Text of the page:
- Denver, Colorado, USA. 4.8kW purchased 2009.
Wanted to do the right thing environmentally. The incentives were fabulous so couldn’t pass it up. Electric bill was zero, then we got the Volt. Now we are going to expand the system as much as allowed by the utility (1000watts).
- Colorado, USA. 2011.
Did it because it’s cool, and to reduce my carbon footprint.
- Colorado Springs, Colorado, USA.
I had difficulty finding any solar lease options in Colorado Springs. Purchasing the panels was our only option.
- Eastern Colorado east of Colorado Springs, USA. 2005.
In 2005 the local REA said prices will be going up on electricity. I was using 700 kwh/mo. In 2008 internet searching yielded $2./watt. Bought 20 panels @120 watts each, total 2000 watts and grid tied inverter. I use half the 300 kwh produced. The REA will not pay me for energy to them (150 kwh/mo) because I don’t have personal property insurance.??? I buy 150 kwh/mo from REA. The normal bill every month is now $45. including the facilities charge of $30/mo. The facilities charge has tripled. The energy charges have increased 40%. I am a retired Electrical Engineer.
- Rural Missouri. 2010, 2012.
I wanted to live off-grid in a way that made minimal negative impacts on the earth. As a bonus it was cheaper than running a 1 mile power line. 4 kw Uni-solar laminates with Outback equipment and Deka batteries. Installed some in 2010, the rest in 2012. Got federal tax breaks.
- Minnesota. November 2013.
We bought our system because we had the means to do so and it gives us the best control over our system. I’ve always wanted a PV system for environmental reasons, now the economics of it made it possible. Our 3.24 kw system (Minnesota) was installed this past November (2013) and began making ‘juice’ for us 11/21!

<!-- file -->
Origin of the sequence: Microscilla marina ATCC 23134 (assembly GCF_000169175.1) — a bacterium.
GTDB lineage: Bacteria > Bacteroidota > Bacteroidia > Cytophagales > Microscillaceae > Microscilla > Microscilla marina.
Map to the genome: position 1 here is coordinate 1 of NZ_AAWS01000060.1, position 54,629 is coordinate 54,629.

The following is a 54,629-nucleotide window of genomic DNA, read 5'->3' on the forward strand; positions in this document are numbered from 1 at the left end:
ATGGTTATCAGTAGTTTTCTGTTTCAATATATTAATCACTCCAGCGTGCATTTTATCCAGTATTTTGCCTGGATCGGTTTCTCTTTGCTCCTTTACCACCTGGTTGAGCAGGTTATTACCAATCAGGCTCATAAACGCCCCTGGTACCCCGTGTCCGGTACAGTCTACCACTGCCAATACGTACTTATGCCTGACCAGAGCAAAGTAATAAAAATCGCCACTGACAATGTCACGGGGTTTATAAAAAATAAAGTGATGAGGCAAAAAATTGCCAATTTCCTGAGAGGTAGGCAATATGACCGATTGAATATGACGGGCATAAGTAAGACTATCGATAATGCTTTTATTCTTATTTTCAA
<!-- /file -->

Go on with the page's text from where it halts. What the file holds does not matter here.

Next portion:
- Minnesota, USA. 2013.
Financial decision. With utility rebates and fed tax credit covering half the cost, I’m going to make a very nice return on my investment.
- Wisconsin, USA. December 2013.
The cost of solar panels (2013 — being “commissioned” next week!) is such that buying them outright will provide a decent payback. Leasing them gives short term savings but not as big in the longer term.
- Tennessee, USA.
I have a 3.84 kilowatt system, ground-mounted because my roof is shaded, which was turned on exactly one year ago tomorrow. I live in Tennessee, US and at the time, and perhaps still today, a purchase was the only available option. In my incentive contract with TVA and my local public utility, I get paid a $.12 cent premium over the retail price of electricity. In order to stay connected to the grid, I had to agree to a system in which the electricity made by my system goes directly onto the grid, not into my house, and I still purchase TVA electricity at the retail rate. My system has generated a little more than 5500 kWhs this year.
- Wilmington, Delaware (New Castle County). 4 kilowatt system. July 20, 2009.
I inherited money to pay for the solar system. Also, Delaware at that time had a 50% grant on the cost of the system.
- Tucson, Arizona, USA. 2012.
To save money, to increase the resale value of my home, and because it’s the right thing to do.
- The Netherlands
I bought them this year. I also installed a heatpump and made my house from 1958 energy neutral.
- The Netherlands
I bought my solar 4000 kWh last year may 2012. I imported a heat pump air to water also 2012 from China. and a storage tank 300 liters. the gas was disconnected.. I replaced the gas cooker for induction cooking and replaced the washing machine and dryer and cool freezer by triple AAA machines. the lighting is all led bulbs, last month my payment went down from 200 euros to 5 euros a month. fossil free and no more energy bill. saves a year 2500 Euros. It is easy, not expensive, and co2 free. next year an EV with solar on the garage, and no more gas. saves again 2500 euros. very easy to do. saves me 5000 euros a year every year. The problem is nobody believes it. My house is more than 100 years old and I did not change a thing, and it works perfectly. fossil free in two years and paid for. I keep going getting people interested. unbelievable petrol heads and gas heads. cleantechnica is my every day reading, and some comments I make some times. you are my led light shining in this dark fossil tunnel. thank you
- The Netherlands. 10 years ago.